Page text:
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The Battle for Deposits and Retaining Customers for the Long Haul

Growing and retaining deposits is more difficult than ever, and there is not a one-size-fits-all approach. How do you create engaging experiences that drive adoption and engagement in an increasingly competitive market?
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Hi, how is everyone? We're the first meeting after lunch, right?

So let's talk about deposits. I'm gonna kick us off here. So, I'm gonna start with, according to American Banker, total deposits decline for the fifth consecutive quarter, dropping by $98.6 billion or 0.5% between the first and second quarter of 2023.

This on top of shrinking interest margins as costs of funds, outpaces yields and assets, has created a battle for deposits. So, I'm Heather Warner. I'm a vice president of commercial financial institutions here at mx. And I will be your panel host today. Joining me, we have some of our partners, and industry experts that I'm gonna let introduce themselves.

Testing. Okay, you got it. How's everyone doing? Uh, pleasure to be here. My name is Matt Smith.I'm responsible for a number of functions at Webster Bank, um, including marketing, product, digital, banking as a service, transformation, et cetera. I'm, really excited to be here and join the discussion.

Hi there. My name is Jordan Wright. I am the Co-founder and CEO of Atomic. I also started another company space called Unbill, which is sold to Q2. I love FinTech. I don't think I built for anything else anymore. Um, so yeah, that's me.

Hi, Chancze Lepore, Senior Vice President at US Bank, and I lead our digital account opening and onboarding for deposit products.

And I'm Anthony Termini, Senior Vice President of Business Development on our FinTech Alliances team at Morningstar. And our mission is to empower investor success, which is not

too far off from MX's Mission. Uh, it's good to be here. Thank you.

Awesome. Well, we're gonna dive right in. Um, normally we've got 45 minutes, we cut a little bit short 'cause the morning session went, um, a little short, but we're gonna try to leave a few minutes for Q&A at the end, So we'll see if we get there.

First question I have for the group. So, growing and retaining deposits is not a one size fits all.

So how do we create engaging experiences that drive adoption and engagement in a competitive market?

Yeah, I think for us, in US Bank first is really understanding the customer and making sure internally there's a shared vision of who we're going after, right? So I think it sounds very simple, but it's really hard in large organizations to all align around where we can win and where we can outperform. From there, it's really then about what are the things that the customer needs or the jobs to be done. And then lastly, it's really around how do we show up as a bank to help that customer meet their needs and their financial, uh, their financial journey. And so those three steps, I think, again, are really hard in terms of aligning, uh, across a large organization. But by doing that, you're able to create those experiences, uh, that really help to engage and retain, uh, clients.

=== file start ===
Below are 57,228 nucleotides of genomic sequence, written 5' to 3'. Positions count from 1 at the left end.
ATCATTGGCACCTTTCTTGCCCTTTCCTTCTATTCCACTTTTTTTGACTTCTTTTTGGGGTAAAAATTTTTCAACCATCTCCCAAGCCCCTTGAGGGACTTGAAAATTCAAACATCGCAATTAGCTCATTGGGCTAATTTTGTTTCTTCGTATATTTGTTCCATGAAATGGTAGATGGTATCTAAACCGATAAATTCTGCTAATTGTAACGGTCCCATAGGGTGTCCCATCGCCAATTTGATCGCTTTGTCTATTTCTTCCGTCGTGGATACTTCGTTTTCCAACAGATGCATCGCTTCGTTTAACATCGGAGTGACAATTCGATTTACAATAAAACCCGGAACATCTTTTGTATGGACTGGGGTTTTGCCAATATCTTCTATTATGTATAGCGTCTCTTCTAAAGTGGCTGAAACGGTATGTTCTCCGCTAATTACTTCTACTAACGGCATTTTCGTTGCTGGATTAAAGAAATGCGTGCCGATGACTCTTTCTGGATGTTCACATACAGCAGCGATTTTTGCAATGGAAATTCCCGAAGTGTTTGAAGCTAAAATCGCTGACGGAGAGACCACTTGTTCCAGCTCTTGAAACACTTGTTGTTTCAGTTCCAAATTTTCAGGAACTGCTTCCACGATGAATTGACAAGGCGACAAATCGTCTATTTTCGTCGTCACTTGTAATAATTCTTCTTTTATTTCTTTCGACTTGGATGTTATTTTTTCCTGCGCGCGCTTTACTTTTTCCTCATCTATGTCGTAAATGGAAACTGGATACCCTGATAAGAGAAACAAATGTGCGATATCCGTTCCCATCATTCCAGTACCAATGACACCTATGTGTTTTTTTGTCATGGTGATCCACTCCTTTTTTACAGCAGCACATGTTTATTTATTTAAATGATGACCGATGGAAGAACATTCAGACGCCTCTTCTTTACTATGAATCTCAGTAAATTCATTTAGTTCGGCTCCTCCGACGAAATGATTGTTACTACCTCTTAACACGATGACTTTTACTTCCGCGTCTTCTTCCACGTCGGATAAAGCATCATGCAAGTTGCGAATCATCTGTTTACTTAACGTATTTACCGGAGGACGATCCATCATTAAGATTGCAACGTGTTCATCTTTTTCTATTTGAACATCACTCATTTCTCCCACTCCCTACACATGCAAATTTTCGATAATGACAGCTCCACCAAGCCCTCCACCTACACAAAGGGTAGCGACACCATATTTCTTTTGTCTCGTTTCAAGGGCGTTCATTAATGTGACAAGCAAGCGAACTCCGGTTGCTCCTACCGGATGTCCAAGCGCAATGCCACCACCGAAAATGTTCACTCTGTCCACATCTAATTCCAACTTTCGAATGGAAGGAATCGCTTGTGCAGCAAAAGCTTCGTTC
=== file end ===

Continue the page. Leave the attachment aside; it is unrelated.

When it comes to deposits, I would say competition is fierce, right? Um, the lines are being blurred, right? From how investors and savers look at their financial life. And, uh, and we're closely looking at, um, things all in one pretty picture, right? So the way we spend, the way we save, the way we lend and invest, uh, it all really comes together. And it's definitely true that the convergence of banking and wealth is really coming together. And so, you know, Morningstar, we, we acquired this company called PitchBook and did some research, and it looks like there's about 40,000 fintechs and wealth techs across the globe that are looking to disrupt the way we look at our personal finances, and how we look at the incumbent banking system. And, uh,

so that's 40,000 really unique ideas, and that's aside from what's out there in crypto web three and blockchain. Uh, so that's a lot of interesting ideas. So not only that, the expectations have changed, right?

And we've talked about that and heard about that earlier today. Uh, so it's very clear that the competition is fierce. And so we do need to look at new ways of, um, whether it's new products and services, bundling them in a way that makes sense or incentivizing, uh, the businesses. And so I've talked with lots of bankers and lots of advisors, financial advisors at the bank, uh, and it really revolves around three things. It involves incentives, getting the bank and the wealth management arm to be well aligned. It's about data, having it ubiquitously flow throughout the organization from one side to the other. Um, and then it's about the technology stack. How do we modernize that experience to make it truly a beautiful experience for that consumer and that investor?

Yeah, something that comes to mind for me, I've heard chance talk about this and several other team members at US Bank about when build, viewing it as building a relationship with a consumer. And if I think when it's viewed through that lens, and I think Jim covered this a lot this morning, that this is not just a zip code, this is not just a, you know, that's not what we're looking at here. It's an individual relationship with a person and sometimes a commercial entity, right? And when you think about it as a relationship, I think technology is a critical part of that.

But if you look at what happened, I actually sit on the board of a small regional bank as well, Vice Chairman of that bank. And what happened when SVB hit was a really terrifying experience for a lot of small regional banks. And one of the interesting things that we saw is our, the Chairman of that bank gave his, we identified the customers that we just couldn't lose.